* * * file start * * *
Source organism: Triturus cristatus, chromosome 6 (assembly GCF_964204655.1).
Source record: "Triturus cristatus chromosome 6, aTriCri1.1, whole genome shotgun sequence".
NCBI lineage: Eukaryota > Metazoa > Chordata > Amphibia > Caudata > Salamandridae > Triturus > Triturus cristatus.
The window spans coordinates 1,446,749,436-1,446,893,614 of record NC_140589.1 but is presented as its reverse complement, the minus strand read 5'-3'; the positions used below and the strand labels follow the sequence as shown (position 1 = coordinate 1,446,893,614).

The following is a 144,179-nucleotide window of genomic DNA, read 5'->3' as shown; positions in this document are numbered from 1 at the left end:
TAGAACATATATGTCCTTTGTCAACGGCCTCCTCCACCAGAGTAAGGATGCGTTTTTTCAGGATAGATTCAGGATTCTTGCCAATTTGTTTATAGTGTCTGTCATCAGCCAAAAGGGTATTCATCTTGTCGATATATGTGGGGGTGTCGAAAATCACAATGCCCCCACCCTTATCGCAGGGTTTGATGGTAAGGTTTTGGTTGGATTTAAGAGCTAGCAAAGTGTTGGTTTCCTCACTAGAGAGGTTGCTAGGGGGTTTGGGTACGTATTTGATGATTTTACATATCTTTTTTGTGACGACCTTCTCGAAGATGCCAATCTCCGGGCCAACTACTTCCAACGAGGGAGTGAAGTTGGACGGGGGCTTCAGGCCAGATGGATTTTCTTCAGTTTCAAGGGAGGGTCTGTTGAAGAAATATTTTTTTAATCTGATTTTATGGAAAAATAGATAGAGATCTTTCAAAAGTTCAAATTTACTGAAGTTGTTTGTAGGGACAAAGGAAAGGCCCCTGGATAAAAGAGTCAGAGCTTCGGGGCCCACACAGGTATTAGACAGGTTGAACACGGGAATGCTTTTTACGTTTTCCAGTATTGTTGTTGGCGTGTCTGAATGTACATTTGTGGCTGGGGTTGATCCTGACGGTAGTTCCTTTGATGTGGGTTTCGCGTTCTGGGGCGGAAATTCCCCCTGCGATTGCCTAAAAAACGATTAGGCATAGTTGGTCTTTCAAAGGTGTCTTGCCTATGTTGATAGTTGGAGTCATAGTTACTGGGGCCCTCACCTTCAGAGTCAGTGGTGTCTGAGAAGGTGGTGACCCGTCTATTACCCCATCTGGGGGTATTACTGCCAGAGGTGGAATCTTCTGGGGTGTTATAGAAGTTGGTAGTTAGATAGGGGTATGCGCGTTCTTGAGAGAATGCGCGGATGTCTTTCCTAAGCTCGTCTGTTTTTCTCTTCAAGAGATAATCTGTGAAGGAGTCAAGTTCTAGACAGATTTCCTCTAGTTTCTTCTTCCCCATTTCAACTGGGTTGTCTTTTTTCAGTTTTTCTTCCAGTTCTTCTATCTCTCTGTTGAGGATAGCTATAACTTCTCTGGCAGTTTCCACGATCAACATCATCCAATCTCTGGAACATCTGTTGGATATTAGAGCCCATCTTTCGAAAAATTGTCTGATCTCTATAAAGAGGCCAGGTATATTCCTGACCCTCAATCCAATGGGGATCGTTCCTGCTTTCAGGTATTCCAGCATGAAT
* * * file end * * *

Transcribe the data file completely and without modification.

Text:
Source organism: Triturus cristatus, chromosome 6 (assembly GCF_964204655.1).
Source record: "Triturus cristatus chromosome 6, aTriCri1.1, whole genome shotgun sequence".
NCBI lineage: Eukaryota > Metazoa > Chordata > Amphibia > Caudata > Salamandridae > Triturus > Triturus cristatus.
The window spans coordinates 1,446,749,436-1,446,893,614 of record NC_140589.1 but is presented as its reverse complement, the minus strand read 5'-3'; the positions used below and the strand labels follow the sequence as shown (position 1 = coordinate 1,446,893,614).

The following is a 144,179-nucleotide window of genomic DNA, read 5'->3' as shown; positions in this document are numbered from 1 at the left end:
TAGAACATATATGTCCTTTGTCAACGGCCTCCTCCACCAGAGTAAGGATGCGTTTTTTCAGGATAGATTCAGGATTCTTGCCAATTTGTTTATAGTGTCTGTCATCAGCCAAAAGGGTATTCATCTTGTCGATATATGTGGGGGTGTCGAAAATCACAATGCCCCCACCCTTATCGCAGGGTTTGATGGTAAGGTTTTGGTTGGATTTAAGAGCTAGCAAAGTGTTGGTTTCCTCACTAGAGAGGTTGCTAGGGGGTTTGGGTACGTATTTGATGATTTTACATATCTTTTTTGTGACGACCTTCTCGAAGATGCCAATCTCCGGGCCAACTACTTCCAACGAGGGAGTGAAGTTGGACGGGGGCTTCAGGCCAGATGGATTTTCTTCAGTTTCAAGGGAGGGTCTGTTGAAGAAATATTTTTTTAATCTGATTTTATGGAAAAATAGATAGAGATCTTTCAAAAGTTCAAATTTACTGAAGTTGTTTGTAGGGACAAAGGAAAGGCCCCTGGATAAAAGAGTCAGAGCTTCGGGGCCCACACAGGTATTAGACAGGTTGAACACGGGAATGCTTTTTACGTTTTCCAGTATTGTTGTTGGCGTGTCTGAATGTACATTTGTGGCTGGGGTTGATCCTGACGGTAGTTCCTTTGATGTGGGTTTCGCGTTCTGGGGCGGAAATTCCCCCTGCGATTGCCTAAAAAACGATTAGGCATAGTTGGTCTTTCAAAGGTGTCTTGCCTATGTTGATAGTTGGAGTCATAGTTACTGGGGCCCTCACCTTCAGAGTCAGTGGTGTCTGAGAAGGTGGTGACCCGTCTATTACCCCATCTGGGGGTATTACTGCCAGAGGTGGAATCTTCTGGGGTGTTATAGAAGTTGGTAGTTAGATAGGGGTATGCGCGTTCTTGAGAGAATGCGCGGATGTCTTTCCTAAGCTCGTCTGTTTTTCTCTTCAAGAGATAATCTGTGAAGGAGTCAAGTTCTAGACAGATTTCCTCTAGTTTCTTCTTCCCCATTTCAACTGGGTTGTCTTTTTTCAGTTTTTCTTCCAGTTCTTCTATCTCTCTGTTGAGGATAGCTATAACTTCTCTGGCAGTTTCCACGATCAACATCATCCAATCTCTGGAACATCTGTTGGATATTAGAGCCCATCTTTCGAAAAATTGTCTGATCTCTATAAAGAGGCCAGGTATATTCCTGACCCTCAATCCAATGGGGATCGTTCCTGCTTTCAGGTATTCCAGCATGAAT